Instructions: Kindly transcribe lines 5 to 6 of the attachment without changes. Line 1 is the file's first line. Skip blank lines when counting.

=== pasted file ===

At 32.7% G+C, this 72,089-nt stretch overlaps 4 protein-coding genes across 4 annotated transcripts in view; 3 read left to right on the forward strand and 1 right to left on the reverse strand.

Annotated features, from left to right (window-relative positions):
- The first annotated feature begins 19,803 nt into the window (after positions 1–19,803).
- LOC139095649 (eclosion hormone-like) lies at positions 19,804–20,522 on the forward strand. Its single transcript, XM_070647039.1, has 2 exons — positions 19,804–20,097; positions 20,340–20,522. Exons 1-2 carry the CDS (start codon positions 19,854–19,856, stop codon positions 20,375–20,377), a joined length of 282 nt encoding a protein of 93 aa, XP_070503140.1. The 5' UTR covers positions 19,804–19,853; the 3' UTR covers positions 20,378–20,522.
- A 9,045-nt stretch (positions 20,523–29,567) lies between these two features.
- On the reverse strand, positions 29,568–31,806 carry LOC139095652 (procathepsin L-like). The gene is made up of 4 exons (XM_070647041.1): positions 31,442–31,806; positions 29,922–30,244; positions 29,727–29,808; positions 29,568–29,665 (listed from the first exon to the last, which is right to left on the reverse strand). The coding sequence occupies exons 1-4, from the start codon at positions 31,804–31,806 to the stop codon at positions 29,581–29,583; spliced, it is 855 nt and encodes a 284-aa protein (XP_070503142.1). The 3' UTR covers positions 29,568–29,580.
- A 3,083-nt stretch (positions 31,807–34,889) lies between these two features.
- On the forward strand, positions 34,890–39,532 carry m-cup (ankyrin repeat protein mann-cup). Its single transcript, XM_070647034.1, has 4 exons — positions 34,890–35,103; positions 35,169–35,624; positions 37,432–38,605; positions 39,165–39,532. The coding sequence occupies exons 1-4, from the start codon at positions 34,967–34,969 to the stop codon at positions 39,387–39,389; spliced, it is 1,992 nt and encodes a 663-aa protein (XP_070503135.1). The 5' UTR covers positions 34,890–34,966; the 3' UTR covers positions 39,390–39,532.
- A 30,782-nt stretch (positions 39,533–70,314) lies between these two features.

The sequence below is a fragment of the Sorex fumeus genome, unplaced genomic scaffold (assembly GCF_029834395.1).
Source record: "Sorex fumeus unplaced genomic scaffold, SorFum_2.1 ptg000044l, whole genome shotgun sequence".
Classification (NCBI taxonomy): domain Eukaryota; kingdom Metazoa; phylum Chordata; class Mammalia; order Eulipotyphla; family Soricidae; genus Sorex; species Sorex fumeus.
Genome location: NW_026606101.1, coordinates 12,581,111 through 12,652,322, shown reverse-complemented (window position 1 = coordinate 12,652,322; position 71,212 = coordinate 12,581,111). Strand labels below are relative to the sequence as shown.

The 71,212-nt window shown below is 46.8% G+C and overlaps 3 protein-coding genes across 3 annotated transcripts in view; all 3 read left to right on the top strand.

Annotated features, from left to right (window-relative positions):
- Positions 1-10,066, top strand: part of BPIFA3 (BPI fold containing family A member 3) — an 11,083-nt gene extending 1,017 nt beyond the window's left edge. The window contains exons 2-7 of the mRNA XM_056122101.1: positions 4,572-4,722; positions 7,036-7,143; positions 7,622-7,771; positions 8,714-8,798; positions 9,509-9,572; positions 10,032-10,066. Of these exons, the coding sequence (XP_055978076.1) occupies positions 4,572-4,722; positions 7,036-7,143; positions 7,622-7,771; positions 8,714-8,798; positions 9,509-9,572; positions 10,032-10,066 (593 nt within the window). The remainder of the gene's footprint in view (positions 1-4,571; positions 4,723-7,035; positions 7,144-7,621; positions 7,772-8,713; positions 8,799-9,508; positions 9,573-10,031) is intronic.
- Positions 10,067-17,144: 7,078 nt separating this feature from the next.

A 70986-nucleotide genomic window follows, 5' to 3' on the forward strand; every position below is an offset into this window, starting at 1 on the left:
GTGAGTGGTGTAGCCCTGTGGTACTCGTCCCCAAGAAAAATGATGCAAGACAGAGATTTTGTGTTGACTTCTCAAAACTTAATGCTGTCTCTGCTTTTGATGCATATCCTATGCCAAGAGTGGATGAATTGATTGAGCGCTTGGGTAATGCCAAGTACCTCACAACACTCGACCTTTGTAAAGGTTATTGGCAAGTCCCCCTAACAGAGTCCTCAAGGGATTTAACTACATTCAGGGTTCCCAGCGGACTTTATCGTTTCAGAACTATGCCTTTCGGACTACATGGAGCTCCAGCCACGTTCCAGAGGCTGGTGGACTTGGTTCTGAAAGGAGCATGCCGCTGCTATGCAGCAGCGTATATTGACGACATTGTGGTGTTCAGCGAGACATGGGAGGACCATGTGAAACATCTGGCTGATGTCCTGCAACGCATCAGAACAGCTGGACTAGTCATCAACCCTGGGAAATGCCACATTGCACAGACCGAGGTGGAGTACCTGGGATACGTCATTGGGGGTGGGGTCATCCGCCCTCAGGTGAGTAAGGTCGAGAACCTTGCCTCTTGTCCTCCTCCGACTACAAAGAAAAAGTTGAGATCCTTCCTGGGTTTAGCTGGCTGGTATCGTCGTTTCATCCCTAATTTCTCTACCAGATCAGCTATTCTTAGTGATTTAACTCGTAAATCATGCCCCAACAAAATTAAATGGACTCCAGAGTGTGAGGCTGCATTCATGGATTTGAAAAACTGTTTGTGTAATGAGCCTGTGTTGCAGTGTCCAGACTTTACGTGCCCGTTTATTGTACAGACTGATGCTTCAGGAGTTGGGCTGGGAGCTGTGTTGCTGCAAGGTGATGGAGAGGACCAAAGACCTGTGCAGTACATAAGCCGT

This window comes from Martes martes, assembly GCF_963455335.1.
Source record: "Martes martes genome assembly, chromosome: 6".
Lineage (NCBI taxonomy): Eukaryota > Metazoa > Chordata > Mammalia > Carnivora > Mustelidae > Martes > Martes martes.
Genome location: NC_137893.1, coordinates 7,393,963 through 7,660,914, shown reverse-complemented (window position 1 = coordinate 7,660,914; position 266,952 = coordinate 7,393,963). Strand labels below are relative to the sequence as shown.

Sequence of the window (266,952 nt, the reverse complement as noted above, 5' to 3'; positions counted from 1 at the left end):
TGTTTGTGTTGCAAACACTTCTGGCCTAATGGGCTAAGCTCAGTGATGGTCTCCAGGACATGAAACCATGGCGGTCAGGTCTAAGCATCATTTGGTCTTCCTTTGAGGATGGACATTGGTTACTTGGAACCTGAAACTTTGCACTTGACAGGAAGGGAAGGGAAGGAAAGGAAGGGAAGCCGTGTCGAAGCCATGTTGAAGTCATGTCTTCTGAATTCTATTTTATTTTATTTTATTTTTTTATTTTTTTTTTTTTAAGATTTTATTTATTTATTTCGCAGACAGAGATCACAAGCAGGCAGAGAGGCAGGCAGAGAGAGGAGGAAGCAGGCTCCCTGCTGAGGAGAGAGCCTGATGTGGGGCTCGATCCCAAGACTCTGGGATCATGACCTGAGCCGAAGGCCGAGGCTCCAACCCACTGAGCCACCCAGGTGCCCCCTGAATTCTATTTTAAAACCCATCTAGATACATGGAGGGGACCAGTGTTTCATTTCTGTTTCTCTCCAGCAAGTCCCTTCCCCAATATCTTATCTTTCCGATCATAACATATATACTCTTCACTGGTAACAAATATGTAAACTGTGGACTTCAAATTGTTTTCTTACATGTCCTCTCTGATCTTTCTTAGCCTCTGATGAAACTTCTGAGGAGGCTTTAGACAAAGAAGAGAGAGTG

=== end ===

- A 9,045-nt stretch (positions 20,523–29,567) lies between these two features.
- On the reverse strand, positions 29,568–31,806 carry LOC139095652 (procathepsin L-like). The gene is made up of 4 exons (XM_070647041.1): positions 31,442–31,806; positions 29,922–30,244; positions 29,727–29,808; positions 29,568–29,665 (listed from the first exon to the last, which is right to left on the reverse strand). The coding sequence occupies exons 1-4, from the start codon at positions 31,804–31,806 to the stop codon at positions 29,581–29,583; spliced, it is 855 nt and encodes a 284-aa protein (XP_070503142.1). The 3' UTR covers positions 29,568–29,580.